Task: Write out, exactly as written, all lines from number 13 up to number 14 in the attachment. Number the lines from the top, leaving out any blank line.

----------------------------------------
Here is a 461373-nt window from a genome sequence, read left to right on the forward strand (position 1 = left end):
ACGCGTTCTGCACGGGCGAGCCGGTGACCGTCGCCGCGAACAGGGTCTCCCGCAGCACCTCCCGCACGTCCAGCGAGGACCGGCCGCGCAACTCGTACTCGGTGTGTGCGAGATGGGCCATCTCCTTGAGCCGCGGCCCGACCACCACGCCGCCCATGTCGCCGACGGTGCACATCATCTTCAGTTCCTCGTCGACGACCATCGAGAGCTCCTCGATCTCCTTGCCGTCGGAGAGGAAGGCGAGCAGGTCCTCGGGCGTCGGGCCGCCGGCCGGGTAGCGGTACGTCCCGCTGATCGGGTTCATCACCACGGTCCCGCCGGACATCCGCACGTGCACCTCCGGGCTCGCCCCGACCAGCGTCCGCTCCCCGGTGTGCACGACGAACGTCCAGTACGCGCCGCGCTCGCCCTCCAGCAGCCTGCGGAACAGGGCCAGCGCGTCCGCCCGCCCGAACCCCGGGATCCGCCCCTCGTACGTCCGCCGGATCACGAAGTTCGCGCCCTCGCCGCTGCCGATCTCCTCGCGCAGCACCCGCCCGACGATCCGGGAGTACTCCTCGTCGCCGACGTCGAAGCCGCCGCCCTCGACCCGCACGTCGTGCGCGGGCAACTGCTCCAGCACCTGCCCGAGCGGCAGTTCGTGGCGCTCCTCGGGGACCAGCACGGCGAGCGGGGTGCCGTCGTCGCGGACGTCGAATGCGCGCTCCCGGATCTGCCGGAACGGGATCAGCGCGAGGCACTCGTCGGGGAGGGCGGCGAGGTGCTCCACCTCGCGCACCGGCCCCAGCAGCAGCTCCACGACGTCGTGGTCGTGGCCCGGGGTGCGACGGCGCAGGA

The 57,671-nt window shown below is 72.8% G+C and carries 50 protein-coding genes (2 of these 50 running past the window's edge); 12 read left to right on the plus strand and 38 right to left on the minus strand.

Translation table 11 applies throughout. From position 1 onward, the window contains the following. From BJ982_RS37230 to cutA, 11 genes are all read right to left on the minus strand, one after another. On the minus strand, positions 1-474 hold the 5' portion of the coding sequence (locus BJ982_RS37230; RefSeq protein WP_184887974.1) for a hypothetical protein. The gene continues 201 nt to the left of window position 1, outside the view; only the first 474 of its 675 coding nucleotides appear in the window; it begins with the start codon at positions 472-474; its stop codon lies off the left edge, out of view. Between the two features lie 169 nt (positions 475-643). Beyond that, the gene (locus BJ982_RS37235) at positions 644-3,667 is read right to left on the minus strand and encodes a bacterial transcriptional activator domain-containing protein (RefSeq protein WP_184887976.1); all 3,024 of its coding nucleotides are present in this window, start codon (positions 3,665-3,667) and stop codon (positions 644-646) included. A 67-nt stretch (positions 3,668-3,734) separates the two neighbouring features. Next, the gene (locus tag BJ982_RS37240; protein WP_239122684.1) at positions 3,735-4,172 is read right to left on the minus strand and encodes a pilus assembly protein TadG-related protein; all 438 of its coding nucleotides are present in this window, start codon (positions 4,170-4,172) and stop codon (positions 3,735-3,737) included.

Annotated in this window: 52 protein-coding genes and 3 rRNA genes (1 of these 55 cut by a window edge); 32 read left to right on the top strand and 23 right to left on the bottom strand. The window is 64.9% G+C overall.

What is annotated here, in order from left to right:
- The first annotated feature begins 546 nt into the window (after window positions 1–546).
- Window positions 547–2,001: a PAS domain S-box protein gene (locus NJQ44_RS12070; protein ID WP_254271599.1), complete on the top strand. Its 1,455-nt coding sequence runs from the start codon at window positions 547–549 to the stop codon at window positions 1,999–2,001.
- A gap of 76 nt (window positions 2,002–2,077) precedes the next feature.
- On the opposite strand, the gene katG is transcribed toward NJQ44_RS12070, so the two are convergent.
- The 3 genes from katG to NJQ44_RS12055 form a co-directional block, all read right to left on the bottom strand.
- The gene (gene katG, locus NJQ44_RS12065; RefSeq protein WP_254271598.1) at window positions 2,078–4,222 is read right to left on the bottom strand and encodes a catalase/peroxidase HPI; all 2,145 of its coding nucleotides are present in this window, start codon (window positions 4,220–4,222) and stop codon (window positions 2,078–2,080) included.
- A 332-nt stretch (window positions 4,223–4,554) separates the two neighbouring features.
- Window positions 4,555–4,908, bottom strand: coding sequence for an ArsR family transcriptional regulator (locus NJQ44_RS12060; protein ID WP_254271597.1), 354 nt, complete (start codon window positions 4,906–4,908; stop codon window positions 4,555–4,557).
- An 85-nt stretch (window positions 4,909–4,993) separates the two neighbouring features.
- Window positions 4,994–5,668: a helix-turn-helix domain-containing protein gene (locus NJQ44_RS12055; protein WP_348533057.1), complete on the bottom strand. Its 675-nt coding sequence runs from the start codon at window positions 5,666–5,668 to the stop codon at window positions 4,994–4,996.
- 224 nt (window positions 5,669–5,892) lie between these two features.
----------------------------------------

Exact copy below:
- A 332-nt stretch (window positions 4,223–4,554) separates the two neighbouring features.
- Window positions 4,555–4,908, bottom strand: coding sequence for an ArsR family transcriptional regulator (locus NJQ44_RS12060; protein ID WP_254271597.1), 354 nt, complete (start codon window positions 4,906–4,908; stop codon window positions 4,555–4,557).